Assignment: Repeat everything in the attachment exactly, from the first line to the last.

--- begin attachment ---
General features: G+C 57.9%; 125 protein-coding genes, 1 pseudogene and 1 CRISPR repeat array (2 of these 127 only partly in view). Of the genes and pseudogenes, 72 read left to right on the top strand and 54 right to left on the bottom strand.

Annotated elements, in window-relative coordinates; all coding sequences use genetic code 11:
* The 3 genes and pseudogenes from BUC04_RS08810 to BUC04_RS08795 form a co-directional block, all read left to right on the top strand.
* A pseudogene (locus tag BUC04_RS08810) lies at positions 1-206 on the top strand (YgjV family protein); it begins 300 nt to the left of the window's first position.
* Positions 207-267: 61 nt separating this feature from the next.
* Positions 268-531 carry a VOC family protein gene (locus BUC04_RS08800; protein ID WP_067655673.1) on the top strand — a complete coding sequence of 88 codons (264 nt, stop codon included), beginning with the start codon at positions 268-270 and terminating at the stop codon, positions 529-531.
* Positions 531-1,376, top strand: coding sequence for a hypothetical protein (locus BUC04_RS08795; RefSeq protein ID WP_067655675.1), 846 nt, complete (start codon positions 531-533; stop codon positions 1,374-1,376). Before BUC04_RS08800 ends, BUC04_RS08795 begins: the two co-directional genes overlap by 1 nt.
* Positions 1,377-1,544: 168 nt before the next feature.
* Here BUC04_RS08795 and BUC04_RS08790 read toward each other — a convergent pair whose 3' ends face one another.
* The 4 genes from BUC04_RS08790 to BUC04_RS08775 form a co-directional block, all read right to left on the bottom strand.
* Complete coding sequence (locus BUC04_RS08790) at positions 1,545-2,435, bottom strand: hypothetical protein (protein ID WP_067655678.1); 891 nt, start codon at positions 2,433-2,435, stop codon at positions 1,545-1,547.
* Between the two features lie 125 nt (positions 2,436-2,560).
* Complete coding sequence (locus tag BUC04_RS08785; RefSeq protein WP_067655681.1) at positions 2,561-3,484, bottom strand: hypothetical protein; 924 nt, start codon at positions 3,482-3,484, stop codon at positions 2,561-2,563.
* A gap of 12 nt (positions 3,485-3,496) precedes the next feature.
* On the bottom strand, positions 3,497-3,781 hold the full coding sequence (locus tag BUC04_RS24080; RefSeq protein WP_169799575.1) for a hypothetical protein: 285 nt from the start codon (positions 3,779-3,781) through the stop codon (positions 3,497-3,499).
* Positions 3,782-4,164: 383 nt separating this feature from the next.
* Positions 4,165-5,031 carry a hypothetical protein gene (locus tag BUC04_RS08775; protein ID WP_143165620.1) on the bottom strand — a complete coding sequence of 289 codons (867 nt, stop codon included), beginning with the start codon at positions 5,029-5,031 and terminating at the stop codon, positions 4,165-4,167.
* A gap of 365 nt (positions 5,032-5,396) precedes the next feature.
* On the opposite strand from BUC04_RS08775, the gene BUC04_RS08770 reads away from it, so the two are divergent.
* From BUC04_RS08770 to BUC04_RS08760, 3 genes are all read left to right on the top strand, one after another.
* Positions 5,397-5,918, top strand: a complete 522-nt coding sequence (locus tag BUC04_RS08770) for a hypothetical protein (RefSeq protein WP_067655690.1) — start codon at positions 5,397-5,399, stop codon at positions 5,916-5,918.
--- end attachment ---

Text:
General features: G+C 57.9%; 125 protein-coding genes, 1 pseudogene and 1 CRISPR repeat array (2 of these 127 only partly in view). Of the genes and pseudogenes, 72 read left to right on the top strand and 54 right to left on the bottom strand.

Annotated elements, in window-relative coordinates; all coding sequences use genetic code 11:
* The 3 genes and pseudogenes from BUC04_RS08810 to BUC04_RS08795 form a co-directional block, all read left to right on the top strand.
* A pseudogene (locus tag BUC04_RS08810) lies at positions 1-206 on the top strand (YgjV family protein); it begins 300 nt to the left of the window's first position.
* Positions 207-267: 61 nt separating this feature from the next.
* Positions 268-531 carry a VOC family protein gene (locus BUC04_RS08800; protein ID WP_067655673.1) on the top strand — a complete coding sequence of 88 codons (264 nt, stop codon included), beginning with the start codon at positions 268-270 and terminating at the stop codon, positions 529-531.
* Positions 531-1,376, top strand: coding sequence for a hypothetical protein (locus BUC04_RS08795; RefSeq protein ID WP_067655675.1), 846 nt, complete (start codon positions 531-533; stop codon positions 1,374-1,376). Before BUC04_RS08800 ends, BUC04_RS08795 begins: the two co-directional genes overlap by 1 nt.
* Positions 1,377-1,544: 168 nt before the next feature.
* Here BUC04_RS08795 and BUC04_RS08790 read toward each other — a convergent pair whose 3' ends face one another.
* The 4 genes from BUC04_RS08790 to BUC04_RS08775 form a co-directional block, all read right to left on the bottom strand.
* Complete coding sequence (locus BUC04_RS08790) at positions 1,545-2,435, bottom strand: hypothetical protein (protein ID WP_067655678.1); 891 nt, start codon at positions 2,433-2,435, stop codon at positions 1,545-1,547.
* Between the two features lie 125 nt (positions 2,436-2,560).
* Complete coding sequence (locus tag BUC04_RS08785; RefSeq protein WP_067655681.1) at positions 2,561-3,484, bottom strand: hypothetical protein; 924 nt, start codon at positions 3,482-3,484, stop codon at positions 2,561-2,563.
* A gap of 12 nt (positions 3,485-3,496) precedes the next feature.
* On the bottom strand, positions 3,497-3,781 hold the full coding sequence (locus tag BUC04_RS24080; RefSeq protein WP_169799575.1) for a hypothetical protein: 285 nt from the start codon (positions 3,779-3,781) through the stop codon (positions 3,497-3,499).
* Positions 3,782-4,164: 383 nt separating this feature from the next.
* Positions 4,165-5,031 carry a hypothetical protein gene (locus tag BUC04_RS08775; protein ID WP_143165620.1) on the bottom strand — a complete coding sequence of 289 codons (867 nt, stop codon included), beginning with the start codon at positions 5,029-5,031 and terminating at the stop codon, positions 4,165-4,167.
* A gap of 365 nt (positions 5,032-5,396) precedes the next feature.
* On the opposite strand from BUC04_RS08775, the gene BUC04_RS08770 reads away from it, so the two are divergent.
* From BUC04_RS08770 to BUC04_RS08760, 3 genes are all read left to right on the top strand, one after another.
* Positions 5,397-5,918, top strand: a complete 522-nt coding sequence (locus tag BUC04_RS08770) for a hypothetical protein (RefSeq protein WP_067655690.1) — start codon at positions 5,397-5,399, stop codon at positions 5,916-5,918.